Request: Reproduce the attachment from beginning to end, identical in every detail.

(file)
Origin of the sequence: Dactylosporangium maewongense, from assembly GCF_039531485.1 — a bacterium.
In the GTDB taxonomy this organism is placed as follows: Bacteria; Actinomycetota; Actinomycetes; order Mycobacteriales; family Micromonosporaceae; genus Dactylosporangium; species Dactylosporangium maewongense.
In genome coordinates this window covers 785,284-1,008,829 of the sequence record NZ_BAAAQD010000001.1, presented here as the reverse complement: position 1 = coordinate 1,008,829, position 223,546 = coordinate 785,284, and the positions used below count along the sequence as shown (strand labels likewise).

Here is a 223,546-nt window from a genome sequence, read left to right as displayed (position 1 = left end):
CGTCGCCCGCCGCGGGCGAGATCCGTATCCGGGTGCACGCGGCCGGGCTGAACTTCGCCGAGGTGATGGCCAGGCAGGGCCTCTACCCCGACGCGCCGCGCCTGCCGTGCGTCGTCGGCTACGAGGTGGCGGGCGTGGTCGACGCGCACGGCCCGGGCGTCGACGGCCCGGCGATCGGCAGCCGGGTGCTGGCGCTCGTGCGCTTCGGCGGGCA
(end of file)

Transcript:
Origin of the sequence: Dactylosporangium maewongense, from assembly GCF_039531485.1 — a bacterium.
In the GTDB taxonomy this organism is placed as follows: Bacteria; Actinomycetota; Actinomycetes; order Mycobacteriales; family Micromonosporaceae; genus Dactylosporangium; species Dactylosporangium maewongense.
In genome coordinates this window covers 785,284-1,008,829 of the sequence record NZ_BAAAQD010000001.1, presented here as the reverse complement: position 1 = coordinate 1,008,829, position 223,546 = coordinate 785,284, and the positions used below count along the sequence as shown (strand labels likewise).

Here is a 223,546-nt window from a genome sequence, read left to right as displayed (position 1 = left end):
CGTCGCCCGCCGCGGGCGAGATCCGTATCCGGGTGCACGCGGCCGGGCTGAACTTCGCCGAGGTGATGGCCAGGCAGGGCCTCTACCCCGACGCGCCGCGCCTGCCGTGCGTCGTCGGCTACGAGGTGGCGGGCGTGGTCGACGCGCACGGCCCGGGCGTCGACGGCCCGGCGATCGGCAGCCGGGTGCTGGCGCTCGTGCGCTTCGGCGGGCA